You also edited the film, together with Monika Pfefferle.
I had also co-edited my first film, PAARUNGEN (1967), with Monika Pfefferle. She was my absolute first choice for the edit, which was supposed to underscore the murder-ballad character of the narration. The music, composed by Axel Linstädt and played by his “Improved Sound Ltd.”, introduces the film’s individual chapters. Each of the five soldiers has his own “chapter”. Having the same piece of music for each chapter has the effect of increasing the drama, because it heightens the scenic development dramatically. The film’s editing and music were finished faster than usual. It had to be the case, because there was very little time before the Berlin Film Festival.
The film was finished in time for the Berlinale 1970, which back then was still held in the summer. How did you experience the events at the festival?
At the screening during the Berlinale, the German jury member Manfred Durniok left the movie theatre while shouting loudly, whereupon the film was interrupted. The jury president, George Stevens, demanded from Dr Alfred Bauer, the Berlinale director, who was present at the screening, that the film be taken out of the competition immediately. Bauer cited the Berlinale’s status as an A festival, which meant that an accepted film could not be excluded from the competition. This was followed by altercations between the leadership of the Berlinale and Stevens, and between the Berlin and international press. The night after the screening, our producer, Rob Houwer, learned from jury member Dušan Makavejev, who stood up for the film, what exactly had happened at the screening. But we couldn’t invoke Makavejev, because a jury member is not permitted to make external statements. Dr Bauer claimed that Stevens had made no protest against the film at all, which was clearly a lie. We called a press conference, but Dr Bauer stuck to his lies, although Stevens had already departed and the jury could not carry out its function.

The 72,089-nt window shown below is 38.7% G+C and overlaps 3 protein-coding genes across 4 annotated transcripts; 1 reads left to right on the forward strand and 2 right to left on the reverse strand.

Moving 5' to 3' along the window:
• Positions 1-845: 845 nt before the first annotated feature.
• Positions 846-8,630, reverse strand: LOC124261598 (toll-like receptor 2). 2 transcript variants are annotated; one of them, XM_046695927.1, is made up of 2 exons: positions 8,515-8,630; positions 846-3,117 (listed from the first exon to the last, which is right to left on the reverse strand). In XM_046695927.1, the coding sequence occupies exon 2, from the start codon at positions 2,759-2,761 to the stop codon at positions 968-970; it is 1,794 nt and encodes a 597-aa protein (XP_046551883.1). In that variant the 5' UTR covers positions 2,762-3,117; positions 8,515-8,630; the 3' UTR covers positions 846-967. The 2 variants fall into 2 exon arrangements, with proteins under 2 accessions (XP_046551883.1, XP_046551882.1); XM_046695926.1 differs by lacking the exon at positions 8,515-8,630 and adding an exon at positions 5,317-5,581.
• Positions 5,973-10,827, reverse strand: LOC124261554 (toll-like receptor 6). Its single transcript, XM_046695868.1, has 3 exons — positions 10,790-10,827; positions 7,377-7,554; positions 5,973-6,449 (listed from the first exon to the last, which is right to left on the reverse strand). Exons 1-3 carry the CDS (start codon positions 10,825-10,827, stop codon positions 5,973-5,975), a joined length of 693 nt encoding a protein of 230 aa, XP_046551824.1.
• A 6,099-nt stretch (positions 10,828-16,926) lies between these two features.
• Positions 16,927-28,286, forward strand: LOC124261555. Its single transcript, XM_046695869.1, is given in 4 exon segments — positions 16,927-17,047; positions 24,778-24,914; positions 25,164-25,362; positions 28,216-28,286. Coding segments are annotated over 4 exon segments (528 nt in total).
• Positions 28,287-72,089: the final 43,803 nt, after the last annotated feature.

When did it become clear that the whole festival was at stake?
We left the name of our witness Makavejev with a notary. There were several press conferences, the whole city took part in the events, and finally Makavejev stepped down from the jury and confirmed what we had said. The international filmmakers were outraged about Dr Bauer’s obvious lies and withdrew their films. Halfway through, the Berlinale had no more films and the competition was ended. Dr Alfred Bauer resigned as director of the Berlinale [temporarily; ed. note]. Many staff members and journalists saw an opportunity to restructure the overall situation of the Berlinale. This is how the Forum was established in 1971.
(Interview: Bert Rebhandl, February 2020)